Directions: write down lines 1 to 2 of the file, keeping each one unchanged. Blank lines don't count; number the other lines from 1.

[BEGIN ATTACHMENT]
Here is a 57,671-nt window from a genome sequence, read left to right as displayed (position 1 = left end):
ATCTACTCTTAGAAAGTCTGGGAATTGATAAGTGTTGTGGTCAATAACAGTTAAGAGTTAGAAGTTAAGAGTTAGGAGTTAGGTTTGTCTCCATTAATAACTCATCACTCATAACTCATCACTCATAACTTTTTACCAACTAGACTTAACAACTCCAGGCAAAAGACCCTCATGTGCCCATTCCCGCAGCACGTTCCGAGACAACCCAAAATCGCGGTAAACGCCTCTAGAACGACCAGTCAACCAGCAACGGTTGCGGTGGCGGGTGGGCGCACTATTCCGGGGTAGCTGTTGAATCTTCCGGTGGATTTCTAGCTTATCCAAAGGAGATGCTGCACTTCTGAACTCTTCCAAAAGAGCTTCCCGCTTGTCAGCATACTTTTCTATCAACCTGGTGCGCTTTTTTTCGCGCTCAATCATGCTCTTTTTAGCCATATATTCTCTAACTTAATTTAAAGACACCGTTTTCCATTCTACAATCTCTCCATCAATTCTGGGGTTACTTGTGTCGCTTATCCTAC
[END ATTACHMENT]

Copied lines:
Here is a 57,671-nt window from a genome sequence, read left to right as displayed (position 1 = left end):
ATCTACTCTTAGAAAGTCTGGGAATTGATAAGTGTTGTGGTCAATAACAGTTAAGAGTTAGAAGTTAAGAGTTAGGAGTTAGGTTTGTCTCCATTAATAACTCATCACTCATAACTCATCACTCATAACTTTTTACCAACTAGACTTAACAACTCCAGGCAAAAGACCCTCATGTGCCCATTCCCGCAGCACGTTCCGAGACAACCCAAAATCGCGGTAAACGCCTCTAGAACGACCAGTCAACCAGCAACGGTTGCGGTGGCGGGTGGGCGCACTATTCCGGGGTAGCTGTTGAATCTTCCGGTGGATTTCTAGCTTATCCAAAGGAGATGCTGCACTTCTGAACTCTTCCAAAAGAGCTTCCCGCTTGTCAGCATACTTTTCTATCAACCTGGTGCGCTTTTTTTCGCGCTCAATCATGCTCTTTTTAGCCATATATTCTCTAACTTAATTTAAAGACACCGTTTTCCATTCTACAATCTCTCCATCAATTCTGGGGTTACTTGTGTCGCTTATCCTAC